The Scotsman - - Reviews - KEN WAL­TON

City Halls, Glas­gow

DUR­ING Matthias Pintscher’s eight years as artist-in-as­so­ci­a­tion with the BBC SSO, it’s as a com­poser that he has been most in­ter­est­ing to ob­serve. On Thurs­day, near­ing the end of his SSO as­so­ci­a­tion, he con­ducted the UK pre­miere of his own cello con­certo, “un des­per­tar”, writ­ten two years ago for cel­list Alisa Weil­er­stein and pre­miered last year by her with the Bos­ton Sym­phony Or­ches­tra.

For this per­for­mance the soloist was Bruno Dele­pelaire, the lead cel­list of the Ber­lin Phil­har­monic who has a grow­ing rep­u­ta­tion on the in­ter­na­tional cir­cuit. In a work that de­fies con­ven­tional show­man­ship he elicited the of­ten whis­pered vir­tu­os­ity of Pintscher’s at­mo­spheric mood piece with elec­tri­fy­ing con­straint.

Taking its in­spi­ra­tional cue from Oc­tavio Paz’s poem of the same name (it means “an awak­en­ing”), “un dester­tar” ex­ists in a world of semi-sleep. Un­der­pinned by a sur­real fac­tory of per­cus­sion ef­fects, the mu­sic rarely rises above a mur­mur, and when it does it is quickly ex­tin­guished. The cello is in­te­gral to this ethe­real sound world, qui­etly ef­fu­sive but pro­tag­o­nist none­the­less. Dele­pelaire cap­tured its mer­cu­rial spirit beau­ti­fully.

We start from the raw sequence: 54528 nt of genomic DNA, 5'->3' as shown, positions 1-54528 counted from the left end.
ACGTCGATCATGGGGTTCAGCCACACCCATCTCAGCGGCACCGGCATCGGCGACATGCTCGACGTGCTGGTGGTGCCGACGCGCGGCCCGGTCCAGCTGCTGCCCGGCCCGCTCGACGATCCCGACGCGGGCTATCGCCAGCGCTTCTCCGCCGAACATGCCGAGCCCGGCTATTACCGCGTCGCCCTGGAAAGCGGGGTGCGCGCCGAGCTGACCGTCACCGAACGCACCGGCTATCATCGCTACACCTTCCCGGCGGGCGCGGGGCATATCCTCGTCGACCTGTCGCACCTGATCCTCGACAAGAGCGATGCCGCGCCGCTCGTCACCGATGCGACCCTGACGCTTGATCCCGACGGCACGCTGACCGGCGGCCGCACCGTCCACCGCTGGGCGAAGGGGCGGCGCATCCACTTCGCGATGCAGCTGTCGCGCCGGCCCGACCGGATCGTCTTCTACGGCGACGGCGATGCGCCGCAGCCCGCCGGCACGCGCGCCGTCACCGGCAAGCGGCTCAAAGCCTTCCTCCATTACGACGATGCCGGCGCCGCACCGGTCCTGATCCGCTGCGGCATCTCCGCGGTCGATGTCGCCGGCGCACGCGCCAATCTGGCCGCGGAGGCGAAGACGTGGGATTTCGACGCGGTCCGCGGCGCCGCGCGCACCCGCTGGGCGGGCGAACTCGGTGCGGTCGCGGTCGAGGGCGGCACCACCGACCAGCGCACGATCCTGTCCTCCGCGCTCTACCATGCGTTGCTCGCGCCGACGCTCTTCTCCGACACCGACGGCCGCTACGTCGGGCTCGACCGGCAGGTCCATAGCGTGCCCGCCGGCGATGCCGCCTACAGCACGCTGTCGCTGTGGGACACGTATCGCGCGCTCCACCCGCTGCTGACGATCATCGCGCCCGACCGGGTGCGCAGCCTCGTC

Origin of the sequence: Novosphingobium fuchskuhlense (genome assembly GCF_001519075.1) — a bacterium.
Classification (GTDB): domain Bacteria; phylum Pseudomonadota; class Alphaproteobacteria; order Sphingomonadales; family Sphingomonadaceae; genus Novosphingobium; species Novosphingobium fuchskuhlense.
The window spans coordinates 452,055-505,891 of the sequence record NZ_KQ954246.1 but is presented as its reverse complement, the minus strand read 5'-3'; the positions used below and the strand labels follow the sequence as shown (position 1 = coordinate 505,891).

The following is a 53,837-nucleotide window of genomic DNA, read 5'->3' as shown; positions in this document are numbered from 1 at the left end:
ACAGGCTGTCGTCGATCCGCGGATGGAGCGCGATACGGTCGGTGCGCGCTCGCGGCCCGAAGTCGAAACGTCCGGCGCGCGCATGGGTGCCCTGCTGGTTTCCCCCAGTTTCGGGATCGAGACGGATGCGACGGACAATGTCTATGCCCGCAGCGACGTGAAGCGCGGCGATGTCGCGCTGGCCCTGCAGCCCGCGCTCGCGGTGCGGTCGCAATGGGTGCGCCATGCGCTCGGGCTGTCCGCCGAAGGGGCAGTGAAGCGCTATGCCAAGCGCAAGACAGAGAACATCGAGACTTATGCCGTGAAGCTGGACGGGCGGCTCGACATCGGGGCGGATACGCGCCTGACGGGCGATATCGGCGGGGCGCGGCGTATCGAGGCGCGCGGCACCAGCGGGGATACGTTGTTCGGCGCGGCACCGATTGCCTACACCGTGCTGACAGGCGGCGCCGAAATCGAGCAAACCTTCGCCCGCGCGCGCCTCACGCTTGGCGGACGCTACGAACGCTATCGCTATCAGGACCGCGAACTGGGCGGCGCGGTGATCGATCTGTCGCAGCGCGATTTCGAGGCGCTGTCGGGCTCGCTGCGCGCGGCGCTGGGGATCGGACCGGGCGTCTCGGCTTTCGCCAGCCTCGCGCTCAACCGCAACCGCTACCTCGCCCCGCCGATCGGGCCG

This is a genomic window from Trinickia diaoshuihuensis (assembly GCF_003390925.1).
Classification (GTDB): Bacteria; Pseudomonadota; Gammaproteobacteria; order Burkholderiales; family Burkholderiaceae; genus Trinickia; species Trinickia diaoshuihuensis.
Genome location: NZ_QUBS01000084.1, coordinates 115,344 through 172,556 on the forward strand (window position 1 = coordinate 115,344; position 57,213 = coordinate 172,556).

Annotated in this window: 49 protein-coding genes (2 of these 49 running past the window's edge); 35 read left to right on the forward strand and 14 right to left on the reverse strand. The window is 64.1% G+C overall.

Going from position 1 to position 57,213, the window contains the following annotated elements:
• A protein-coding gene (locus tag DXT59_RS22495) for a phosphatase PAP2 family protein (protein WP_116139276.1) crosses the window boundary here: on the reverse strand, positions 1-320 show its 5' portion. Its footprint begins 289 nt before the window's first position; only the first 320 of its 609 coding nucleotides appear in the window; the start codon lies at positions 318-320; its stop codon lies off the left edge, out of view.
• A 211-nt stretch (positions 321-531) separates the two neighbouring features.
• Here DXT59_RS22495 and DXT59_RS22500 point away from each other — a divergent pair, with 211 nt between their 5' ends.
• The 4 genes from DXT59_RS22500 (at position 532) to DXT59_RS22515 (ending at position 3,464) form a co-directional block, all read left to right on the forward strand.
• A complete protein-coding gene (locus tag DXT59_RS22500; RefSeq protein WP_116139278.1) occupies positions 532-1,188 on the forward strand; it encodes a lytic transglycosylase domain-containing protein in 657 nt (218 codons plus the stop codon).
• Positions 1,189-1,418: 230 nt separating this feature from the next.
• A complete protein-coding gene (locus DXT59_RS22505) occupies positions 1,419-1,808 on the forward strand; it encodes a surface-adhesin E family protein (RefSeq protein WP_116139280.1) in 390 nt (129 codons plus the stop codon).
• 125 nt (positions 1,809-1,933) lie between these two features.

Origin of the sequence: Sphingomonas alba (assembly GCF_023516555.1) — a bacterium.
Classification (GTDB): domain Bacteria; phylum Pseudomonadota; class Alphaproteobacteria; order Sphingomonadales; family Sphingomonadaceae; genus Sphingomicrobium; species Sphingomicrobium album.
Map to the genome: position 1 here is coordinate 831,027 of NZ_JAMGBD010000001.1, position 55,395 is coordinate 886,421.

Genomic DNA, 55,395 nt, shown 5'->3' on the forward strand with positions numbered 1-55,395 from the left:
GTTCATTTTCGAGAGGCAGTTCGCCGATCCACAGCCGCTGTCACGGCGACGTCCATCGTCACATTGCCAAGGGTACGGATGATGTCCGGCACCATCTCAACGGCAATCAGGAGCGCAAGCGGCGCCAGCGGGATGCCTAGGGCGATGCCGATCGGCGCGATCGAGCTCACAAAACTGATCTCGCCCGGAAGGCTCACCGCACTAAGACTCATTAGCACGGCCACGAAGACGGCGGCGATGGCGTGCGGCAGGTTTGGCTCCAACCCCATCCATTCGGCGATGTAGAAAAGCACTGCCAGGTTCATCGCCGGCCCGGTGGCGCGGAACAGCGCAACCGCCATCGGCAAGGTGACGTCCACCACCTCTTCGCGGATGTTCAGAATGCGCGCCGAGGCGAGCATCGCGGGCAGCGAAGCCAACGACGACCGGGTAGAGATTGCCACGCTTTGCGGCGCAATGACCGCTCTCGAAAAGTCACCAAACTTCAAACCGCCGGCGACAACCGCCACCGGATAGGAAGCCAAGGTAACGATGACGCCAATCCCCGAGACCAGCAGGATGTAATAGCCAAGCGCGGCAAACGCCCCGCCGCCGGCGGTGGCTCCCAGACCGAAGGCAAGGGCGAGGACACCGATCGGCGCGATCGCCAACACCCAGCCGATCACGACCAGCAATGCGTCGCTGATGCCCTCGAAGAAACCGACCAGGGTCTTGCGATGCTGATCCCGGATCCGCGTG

Pintscher also con­ducted Ravel’s Le tombeau de Couperin and Mozart’s Sym­phony No 39, and seemed to ap­proach th­ese with the same time­less­ness that was so ef­fec­tive in his own piece. So while the dense or­ches­tral tim­bres of the Ravel added warmth to the per­for­mance, it was of­ten at the ex­pense of Ravel’s crys­talline sparkle and vi­tal­ity.

The Mozart suf­fered too from an am­biva­lence that ob­served the spa­cious­ness of this sym­phony, but equally sti­fled some of its ex­u­ber­ance.

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